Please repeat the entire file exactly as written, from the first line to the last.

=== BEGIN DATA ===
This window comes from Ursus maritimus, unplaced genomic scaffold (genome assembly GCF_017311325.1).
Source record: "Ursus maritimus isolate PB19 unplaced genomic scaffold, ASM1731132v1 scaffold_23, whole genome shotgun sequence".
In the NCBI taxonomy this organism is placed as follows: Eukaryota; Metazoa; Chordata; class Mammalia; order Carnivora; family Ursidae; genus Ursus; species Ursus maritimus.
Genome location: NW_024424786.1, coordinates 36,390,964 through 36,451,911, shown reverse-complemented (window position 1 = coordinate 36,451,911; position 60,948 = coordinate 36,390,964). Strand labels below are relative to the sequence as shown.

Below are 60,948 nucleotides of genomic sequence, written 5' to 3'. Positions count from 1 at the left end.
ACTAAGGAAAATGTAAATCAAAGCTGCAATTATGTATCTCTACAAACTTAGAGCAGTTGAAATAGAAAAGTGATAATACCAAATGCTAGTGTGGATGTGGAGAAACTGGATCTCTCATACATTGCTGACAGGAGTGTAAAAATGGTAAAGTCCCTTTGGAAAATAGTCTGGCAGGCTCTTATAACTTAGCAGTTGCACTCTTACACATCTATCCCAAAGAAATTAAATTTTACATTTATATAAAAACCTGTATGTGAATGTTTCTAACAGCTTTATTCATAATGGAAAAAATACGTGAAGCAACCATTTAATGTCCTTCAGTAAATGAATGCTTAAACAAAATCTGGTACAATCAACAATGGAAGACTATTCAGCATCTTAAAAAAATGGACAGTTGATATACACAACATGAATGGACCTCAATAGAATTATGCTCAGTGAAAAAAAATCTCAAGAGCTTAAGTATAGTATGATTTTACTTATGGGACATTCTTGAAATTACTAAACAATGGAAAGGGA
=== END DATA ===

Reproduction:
This window comes from Ursus maritimus, unplaced genomic scaffold (genome assembly GCF_017311325.1).
Source record: "Ursus maritimus isolate PB19 unplaced genomic scaffold, ASM1731132v1 scaffold_23, whole genome shotgun sequence".
In the NCBI taxonomy this organism is placed as follows: Eukaryota; Metazoa; Chordata; class Mammalia; order Carnivora; family Ursidae; genus Ursus; species Ursus maritimus.
Genome location: NW_024424786.1, coordinates 36,390,964 through 36,451,911, shown reverse-complemented (window position 1 = coordinate 36,451,911; position 60,948 = coordinate 36,390,964). Strand labels below are relative to the sequence as shown.

Below are 60,948 nucleotides of genomic sequence, written 5' to 3'. Positions count from 1 at the left end.
ACTAAGGAAAATGTAAATCAAAGCTGCAATTATGTATCTCTACAAACTTAGAGCAGTTGAAATAGAAAAGTGATAATACCAAATGCTAGTGTGGATGTGGAGAAACTGGATCTCTCATACATTGCTGACAGGAGTGTAAAAATGGTAAAGTCCCTTTGGAAAATAGTCTGGCAGGCTCTTATAACTTAGCAGTTGCACTCTTACACATCTATCCCAAAGAAATTAAATTTTACATTTATATAAAAACCTGTATGTGAATGTTTCTAACAGCTTTATTCATAATGGAAAAAATACGTGAAGCAACCATTTAATGTCCTTCAGTAAATGAATGCTTAAACAAAATCTGGTACAATCAACAATGGAAGACTATTCAGCATCTTAAAAAAATGGACAGTTGATATACACAACATGAATGGACCTCAATAGAATTATGCTCAGTGAAAAAAAATCTCAAGAGCTTAAGTATAGTATGATTTTACTTATGGGACATTCTTGAAATTACTAAACAATGGAAAGGGA